Greg Alexander

Success through giving back

Provident Bank, September 2005

Getting your employees involved in community service – seems like an easy concept, right? Select a charity, encourage your employees to donate time or money or sponsor a philanthropic event. Easy enough. Not so, says Josh Levinson of Charm City Run, a run/walk specialty company. “It’s not easy to do community service, but if you can find a way to help the community and help your business at the same time, it’s a win-win,” he says passionately.

Levinson says that it’s easy to say that no one in business wants to do community service. “For a business, the real questions is: Are we providing the vehicle and the organization necessary to motivate people to get involved? Usually, the answer is “no,” but if you provide these tools, your employees will respond.”

Levinson says that the inspiration for Charm City Run, which he founded three years ago with his wife, Kara, came via an Austin, Texas-based company, Run-Tex. “I met the owner, Paul Carrozza, and I wanted his life. He is so revered in the community, and he runs a business while always having his kids around,” says Levinson, a father of three.

Through the events that Charm City Run is involved in, over $400,000 is donated to the community annually, and the company also gives discounts to customers who donate to charities such as Toys for Tots and Shoes for the Homeless. Levinson notes that over 99 percent of the marketing budget goes to benefit charitable causes, and he strives for the company to be a leader in charity contributions. The key to such dedication, he says, was a commitment from the beginning to focus on charity.

“When Kara and I decided to pursue this venture, we said that charity and community involvement had to be a priority.” Levinson says that even before the company launched, he had his eyes on a particular event – the St. Joseph Medical Center Run to Remember, which commemorates the lives lost on September 11, and pays tribute to Baltimore City police and firefighters.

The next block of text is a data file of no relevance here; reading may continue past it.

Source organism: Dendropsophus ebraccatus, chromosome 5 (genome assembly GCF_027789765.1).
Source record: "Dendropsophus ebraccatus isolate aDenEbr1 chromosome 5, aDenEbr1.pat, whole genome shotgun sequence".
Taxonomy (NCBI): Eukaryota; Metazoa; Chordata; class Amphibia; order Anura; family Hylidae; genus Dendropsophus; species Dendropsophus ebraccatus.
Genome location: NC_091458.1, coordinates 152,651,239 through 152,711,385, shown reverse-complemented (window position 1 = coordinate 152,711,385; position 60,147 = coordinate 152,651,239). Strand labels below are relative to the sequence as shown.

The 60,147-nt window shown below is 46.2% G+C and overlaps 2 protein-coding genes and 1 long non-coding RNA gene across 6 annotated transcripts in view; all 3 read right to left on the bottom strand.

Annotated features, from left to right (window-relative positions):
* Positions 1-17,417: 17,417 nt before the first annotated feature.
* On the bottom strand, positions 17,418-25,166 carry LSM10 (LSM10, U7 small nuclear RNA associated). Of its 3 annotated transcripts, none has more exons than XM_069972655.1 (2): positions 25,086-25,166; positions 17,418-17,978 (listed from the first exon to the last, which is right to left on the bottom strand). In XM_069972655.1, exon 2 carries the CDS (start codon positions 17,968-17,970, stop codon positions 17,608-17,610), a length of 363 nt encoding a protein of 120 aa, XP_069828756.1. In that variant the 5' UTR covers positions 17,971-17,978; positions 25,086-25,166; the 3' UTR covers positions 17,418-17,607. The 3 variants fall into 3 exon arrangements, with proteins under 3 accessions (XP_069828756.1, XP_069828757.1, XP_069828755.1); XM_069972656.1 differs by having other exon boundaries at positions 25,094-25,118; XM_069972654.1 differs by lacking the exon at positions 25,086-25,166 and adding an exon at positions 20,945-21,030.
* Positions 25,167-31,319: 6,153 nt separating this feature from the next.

“The event was perfect for us because while it helps the community, it’s also a race that we can direct and manage, creating a business avenue for us,” says Levinson, adding that his dream was to create a business where business goals could be reached through community investment.

However, no small business can get off the ground without some much-needed capital. “You hear many banks advertise about small business lending, but when it comes to the loan process, there are few banks that will help,” Levinson says. So, he and his wife turned to Provident Bank. “They are a regional business, which is nice. We’re a ‘mom and pop’ business, so we have a duty to patronize other local businesses. This is something that I take very seriously,” says Levinson. “I’m sure that Provident had some uneasy feelings at first, but once they heard our idea and plan, they believed in us.”

That belief has allowed Charm City Run to flourish, all while giving back to the community. “Whenever we do charity events, I think: If our support ‘pays us forward’ and helps us in business, that’s great. But even if it doesn’t, that’s OK. It’s still the right thing to do, and it helps me sleep at night,” he says.

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